It’s apple season in the North Country. Did you know that I live in the McIntosh Apple Capital? Well, it’s true, I’m surrounded by apples. At this time of year, cider and donuts RULE.
Funny thing though, I’ve always had this silly song in my head every time bunches of apples are mentioned. I always thought that this was just a way to get a girl on the rebound.
One bad apple don’t spoil the whole bunch girl.
Oh, I don’t care what they say
I don’t care what you heard.
A recent review of the Hotel Saranac sparked my interest:
Not worth staying here…Part of the Historic Hotel Society- not sure how or why. My husband and myself were very unhappy with the hotel and the town. Would never go back. We had such a lovely day in lake Placid and would stay in one of the many hotels there if we ever go back. I was truly surprised by the appearance from the moment I drove up and parked the car.
Not so much of a surprise if you’ve been following this historic hotel’s saga, but the linking of the “hotel and town” caught my attention. These folks had a negative first impression which seemed to impact their remaining experience in what I consider a quaint little village. So much so that they proclaim that they will “never go back”. To the hotel or the town? Maybe it doesn’t matter.
“Tourism is everyone’s business”
Coincidentally, the folks at Highland Business Research asked this question yesterday, “Beware of bad apples – are other businesses spoiling your customer’s experience?“ Almost every saavy marketer knows that satisfaction is a direct result of meeting or exceeding customer expectations. Much of traditional travel marketing is all about helping the consumer reduce or eliminate uncertainty in their purchase decisions. This has always been the most difficult part of any travel experience – having to make a purchase decision before consumption. Now with the proliferation of consumer-to-consumer tools, the previously conquered and divided masses can talk to each other before venturing into the unknown. This bit is spot-on:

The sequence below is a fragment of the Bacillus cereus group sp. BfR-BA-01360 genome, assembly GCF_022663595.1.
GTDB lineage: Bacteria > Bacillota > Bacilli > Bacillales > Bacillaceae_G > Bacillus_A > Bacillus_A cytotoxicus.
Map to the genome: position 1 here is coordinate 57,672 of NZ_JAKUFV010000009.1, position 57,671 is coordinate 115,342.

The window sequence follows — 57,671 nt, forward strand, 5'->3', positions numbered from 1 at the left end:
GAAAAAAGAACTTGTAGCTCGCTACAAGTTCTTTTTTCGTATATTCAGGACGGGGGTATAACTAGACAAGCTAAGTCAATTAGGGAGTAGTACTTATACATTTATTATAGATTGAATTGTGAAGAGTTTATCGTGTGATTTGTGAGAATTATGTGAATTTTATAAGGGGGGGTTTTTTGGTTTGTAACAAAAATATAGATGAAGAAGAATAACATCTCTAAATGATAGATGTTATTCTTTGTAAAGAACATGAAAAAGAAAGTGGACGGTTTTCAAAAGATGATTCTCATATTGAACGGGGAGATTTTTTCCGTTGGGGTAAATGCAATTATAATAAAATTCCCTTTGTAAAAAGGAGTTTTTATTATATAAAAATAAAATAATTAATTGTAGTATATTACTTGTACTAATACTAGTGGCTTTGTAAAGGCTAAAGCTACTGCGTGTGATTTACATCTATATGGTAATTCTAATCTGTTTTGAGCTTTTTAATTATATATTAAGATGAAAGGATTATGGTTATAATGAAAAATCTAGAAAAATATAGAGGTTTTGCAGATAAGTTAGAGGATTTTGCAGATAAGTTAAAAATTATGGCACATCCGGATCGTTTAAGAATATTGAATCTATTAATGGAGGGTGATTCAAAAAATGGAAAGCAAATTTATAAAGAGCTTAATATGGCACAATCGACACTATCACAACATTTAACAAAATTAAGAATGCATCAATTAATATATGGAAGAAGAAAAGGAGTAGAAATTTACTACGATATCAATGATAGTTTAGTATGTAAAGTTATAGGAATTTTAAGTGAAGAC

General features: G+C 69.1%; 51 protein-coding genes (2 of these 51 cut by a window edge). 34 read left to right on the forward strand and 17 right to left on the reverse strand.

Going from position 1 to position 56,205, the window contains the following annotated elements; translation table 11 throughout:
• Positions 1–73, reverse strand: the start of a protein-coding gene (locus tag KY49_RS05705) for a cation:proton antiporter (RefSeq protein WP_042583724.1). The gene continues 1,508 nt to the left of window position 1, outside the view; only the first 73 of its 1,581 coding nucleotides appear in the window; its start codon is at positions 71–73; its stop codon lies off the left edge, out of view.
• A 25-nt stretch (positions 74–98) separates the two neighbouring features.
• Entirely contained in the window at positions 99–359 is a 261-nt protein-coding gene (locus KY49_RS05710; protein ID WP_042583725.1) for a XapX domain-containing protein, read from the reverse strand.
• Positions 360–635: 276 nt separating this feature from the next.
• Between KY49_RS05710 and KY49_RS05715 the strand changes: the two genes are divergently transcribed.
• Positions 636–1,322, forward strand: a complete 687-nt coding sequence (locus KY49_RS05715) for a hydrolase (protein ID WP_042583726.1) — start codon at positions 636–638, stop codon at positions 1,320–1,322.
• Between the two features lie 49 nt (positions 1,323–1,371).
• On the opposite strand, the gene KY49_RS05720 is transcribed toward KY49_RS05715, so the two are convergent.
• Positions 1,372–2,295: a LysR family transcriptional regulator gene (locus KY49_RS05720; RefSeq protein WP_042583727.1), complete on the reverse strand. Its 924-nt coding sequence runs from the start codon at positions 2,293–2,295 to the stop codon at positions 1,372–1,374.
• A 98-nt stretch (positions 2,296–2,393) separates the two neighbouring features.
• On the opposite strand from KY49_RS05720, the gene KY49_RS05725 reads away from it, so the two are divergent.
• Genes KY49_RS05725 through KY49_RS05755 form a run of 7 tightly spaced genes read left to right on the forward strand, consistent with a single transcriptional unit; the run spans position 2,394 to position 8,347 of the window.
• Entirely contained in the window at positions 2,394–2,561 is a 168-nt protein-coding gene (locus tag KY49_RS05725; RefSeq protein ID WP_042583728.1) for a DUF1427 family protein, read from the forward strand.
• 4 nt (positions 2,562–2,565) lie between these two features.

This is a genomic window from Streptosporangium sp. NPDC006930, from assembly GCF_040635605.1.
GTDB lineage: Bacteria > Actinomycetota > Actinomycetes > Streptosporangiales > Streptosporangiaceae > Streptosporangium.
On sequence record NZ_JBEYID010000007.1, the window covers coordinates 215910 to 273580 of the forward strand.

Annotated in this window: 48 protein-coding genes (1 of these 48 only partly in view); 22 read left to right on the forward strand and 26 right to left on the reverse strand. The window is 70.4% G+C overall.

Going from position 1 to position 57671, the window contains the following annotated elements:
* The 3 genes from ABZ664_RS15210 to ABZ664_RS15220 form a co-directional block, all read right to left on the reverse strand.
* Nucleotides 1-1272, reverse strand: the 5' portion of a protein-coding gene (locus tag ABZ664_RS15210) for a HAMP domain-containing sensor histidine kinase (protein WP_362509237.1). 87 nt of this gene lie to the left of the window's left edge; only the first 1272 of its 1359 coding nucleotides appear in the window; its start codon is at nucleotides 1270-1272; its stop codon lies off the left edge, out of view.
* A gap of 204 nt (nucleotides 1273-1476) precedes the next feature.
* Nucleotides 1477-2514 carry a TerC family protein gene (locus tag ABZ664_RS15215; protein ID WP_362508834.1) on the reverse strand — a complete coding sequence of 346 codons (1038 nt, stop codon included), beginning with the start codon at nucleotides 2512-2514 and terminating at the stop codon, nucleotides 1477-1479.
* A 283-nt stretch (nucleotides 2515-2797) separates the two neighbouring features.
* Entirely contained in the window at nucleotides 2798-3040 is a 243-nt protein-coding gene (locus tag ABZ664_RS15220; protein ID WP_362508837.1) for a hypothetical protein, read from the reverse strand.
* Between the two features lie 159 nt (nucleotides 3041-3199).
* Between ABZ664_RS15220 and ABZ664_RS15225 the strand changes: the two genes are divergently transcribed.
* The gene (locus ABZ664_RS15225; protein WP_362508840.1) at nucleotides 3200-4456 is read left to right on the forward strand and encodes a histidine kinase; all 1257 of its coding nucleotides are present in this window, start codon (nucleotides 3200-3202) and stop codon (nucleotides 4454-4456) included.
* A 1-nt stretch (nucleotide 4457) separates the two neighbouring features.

Bad experiences stick and people want to get them off their chest by telling others about them. And they now have the tools to tell a bigger audience than ever. The ripple out is a problem because it takes more than an equal amount of good experiences to offset the damage from a very negative one. Additionally the negative experience anchors satisfaction low, so that the visitor is also likely to rate the other tourism businesses that they encounter lower than they would otherwise have done.
They give 5 possible responses to “bad apples”:
- Just let market forces take their toll.
- Provide a band aid, moral support and try to outshine the negative.
- Name and shame – let the customers do the talking?
- Apply the carrot of training/rewards and the stick of policy at a national or regional level.
- Lead by example to drive sector, community or destination level quality control activities.
I’m a free-marketer, so #1 is my choice, but often that doesn’t work quickly enough to stop the rot or it doesn’t work at all. But, you could say that this very post is an example of HBR’s preference of “Name and Shame”. As an “official” DMO (Destination Marketing Organization), we have our hands tied to an unfortunate “objective” promotion of our assets. Could we feature reviews on our site? Not while funding for our activities is subject to political considerations. Too bad, if the Hotel Saranac’s reviews were available, not only would we be assisting market forces, this whole unfortunate experience could have been avoided.
“…the town has essentially lost what was once the crown jewel and social center of Saranac Lake, and the experience reaffirms the importance of protecting a community’s history.”